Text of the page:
WHILE THE president and a few advisers are still up on the mountain, it's a moment for the rest of the country as well to think, hard, about the energy enterprise ahead. The president can't create gasoline. He can't end the gasoline lines and lower prices and turn the calendar back to last year. To blame the harassments and anxieties of the past two months on Mr. Cater, or the Energy Department, or congress, is a waste of time. This country is at its best when its government and its people join in the kind of common endeavor that everybody understands and that seems to represent basic common use.

Common sense, at this point, urgently recommends an eclectic policy - the policy of trying everything that gives any reasonable promise of working. It means setting aside at last the endless doctrinal disputes that have entagled and immobilized American decisions on energy throughout this decase, beginning long before Mr. Carter came to Washington. Trying everything that promises to work means beginning immediately to build synthetic fuel plants on an industrial scale, to produce oil and gas from coal. It simultaneously means accelerated public financing of solar energy and homeowners who want to try susnshine. It means wider offshore drilling for oil, and uninterrupted construction of nuclear reactors. It means, above all, steady public encouragement of conservation. The debate over the relative merits of these various choices has gone on long enough, and become less and less useful. All of them need to be exploited, together, with as much money and imagination as Americans can draw to them.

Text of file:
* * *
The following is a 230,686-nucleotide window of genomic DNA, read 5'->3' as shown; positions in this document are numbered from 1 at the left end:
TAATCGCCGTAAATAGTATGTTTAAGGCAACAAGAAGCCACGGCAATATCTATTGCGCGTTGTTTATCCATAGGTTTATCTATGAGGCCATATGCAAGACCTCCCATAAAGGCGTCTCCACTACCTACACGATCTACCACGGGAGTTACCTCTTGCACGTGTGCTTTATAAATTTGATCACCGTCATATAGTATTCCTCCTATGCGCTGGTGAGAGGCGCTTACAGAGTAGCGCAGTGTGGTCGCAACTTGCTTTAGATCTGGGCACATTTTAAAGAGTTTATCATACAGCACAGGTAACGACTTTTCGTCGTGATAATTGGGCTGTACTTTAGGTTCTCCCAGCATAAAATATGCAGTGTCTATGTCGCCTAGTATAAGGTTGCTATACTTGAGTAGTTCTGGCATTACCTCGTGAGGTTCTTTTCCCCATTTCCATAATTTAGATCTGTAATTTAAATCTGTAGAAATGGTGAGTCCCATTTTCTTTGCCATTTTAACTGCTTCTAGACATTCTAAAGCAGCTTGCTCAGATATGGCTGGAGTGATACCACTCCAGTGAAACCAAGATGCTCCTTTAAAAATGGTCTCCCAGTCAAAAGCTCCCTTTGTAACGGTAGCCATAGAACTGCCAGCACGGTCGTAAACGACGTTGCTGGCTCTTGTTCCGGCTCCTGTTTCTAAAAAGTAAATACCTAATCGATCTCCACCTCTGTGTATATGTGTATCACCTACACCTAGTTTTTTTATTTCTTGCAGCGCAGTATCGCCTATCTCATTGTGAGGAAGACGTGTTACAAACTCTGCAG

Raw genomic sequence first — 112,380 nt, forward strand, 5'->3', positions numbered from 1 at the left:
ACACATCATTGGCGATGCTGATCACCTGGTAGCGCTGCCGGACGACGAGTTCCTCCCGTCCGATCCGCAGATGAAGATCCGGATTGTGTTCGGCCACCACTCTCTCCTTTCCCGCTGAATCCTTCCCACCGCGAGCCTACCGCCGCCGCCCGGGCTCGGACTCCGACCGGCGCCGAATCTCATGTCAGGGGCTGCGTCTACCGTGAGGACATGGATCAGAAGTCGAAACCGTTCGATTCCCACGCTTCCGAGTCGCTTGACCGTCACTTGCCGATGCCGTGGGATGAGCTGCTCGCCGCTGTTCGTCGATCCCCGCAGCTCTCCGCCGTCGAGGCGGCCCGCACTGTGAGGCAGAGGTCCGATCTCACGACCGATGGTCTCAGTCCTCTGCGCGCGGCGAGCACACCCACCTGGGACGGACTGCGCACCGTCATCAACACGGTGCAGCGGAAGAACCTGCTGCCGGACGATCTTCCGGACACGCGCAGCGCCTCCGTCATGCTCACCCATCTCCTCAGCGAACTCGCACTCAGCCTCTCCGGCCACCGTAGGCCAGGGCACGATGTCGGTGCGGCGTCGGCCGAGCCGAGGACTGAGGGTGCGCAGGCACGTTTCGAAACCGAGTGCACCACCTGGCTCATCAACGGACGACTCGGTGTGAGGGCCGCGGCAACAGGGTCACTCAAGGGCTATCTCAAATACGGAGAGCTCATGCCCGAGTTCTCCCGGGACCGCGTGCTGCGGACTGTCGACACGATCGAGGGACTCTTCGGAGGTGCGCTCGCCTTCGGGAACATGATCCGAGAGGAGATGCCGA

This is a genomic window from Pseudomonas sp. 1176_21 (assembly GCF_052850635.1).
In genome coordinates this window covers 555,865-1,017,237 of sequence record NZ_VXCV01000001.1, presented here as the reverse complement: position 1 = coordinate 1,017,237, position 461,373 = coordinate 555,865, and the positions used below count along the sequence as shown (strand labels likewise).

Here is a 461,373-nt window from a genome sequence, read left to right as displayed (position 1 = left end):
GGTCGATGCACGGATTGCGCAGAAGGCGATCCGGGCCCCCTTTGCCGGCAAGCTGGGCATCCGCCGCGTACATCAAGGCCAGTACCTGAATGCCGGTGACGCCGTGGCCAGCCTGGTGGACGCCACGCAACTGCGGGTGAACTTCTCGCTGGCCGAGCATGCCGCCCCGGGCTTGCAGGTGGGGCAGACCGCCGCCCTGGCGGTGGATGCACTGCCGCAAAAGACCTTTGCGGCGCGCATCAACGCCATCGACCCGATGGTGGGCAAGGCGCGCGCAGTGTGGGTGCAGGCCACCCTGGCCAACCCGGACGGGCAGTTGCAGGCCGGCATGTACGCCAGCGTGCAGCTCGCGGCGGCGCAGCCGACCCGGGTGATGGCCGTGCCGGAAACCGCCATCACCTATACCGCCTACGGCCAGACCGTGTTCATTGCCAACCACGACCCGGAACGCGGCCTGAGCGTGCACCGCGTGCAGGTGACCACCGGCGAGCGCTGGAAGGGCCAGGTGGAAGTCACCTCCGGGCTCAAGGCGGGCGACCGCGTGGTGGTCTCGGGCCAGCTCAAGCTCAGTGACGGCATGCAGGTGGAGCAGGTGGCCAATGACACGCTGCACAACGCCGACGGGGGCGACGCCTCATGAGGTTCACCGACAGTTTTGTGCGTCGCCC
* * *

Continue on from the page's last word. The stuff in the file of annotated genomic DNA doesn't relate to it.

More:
The sense of danger is lacking from the present public consideration of energy policy, but the danger is real and it goes far beyond the limited inconvenience of the gas lines. The lines result from the chaos in Iran, which has dropped oil production there by one-third. What if the chaos spreads and, as happened last winter, it cuts off the other two-thirds? The economic futures not only of the United States but also of all the industrial democracies are now balanced perilously on the good will and good luck of one small feudal monarchy, Saudi Arabia, that is itself none too secure.

Strategy for energy now reaches far beyond the customary considerations of economics and engineering. The purpose of policy now is specifically to preserve the country's capacity to protect the welfare of its people and the prosperity of its friends abroad.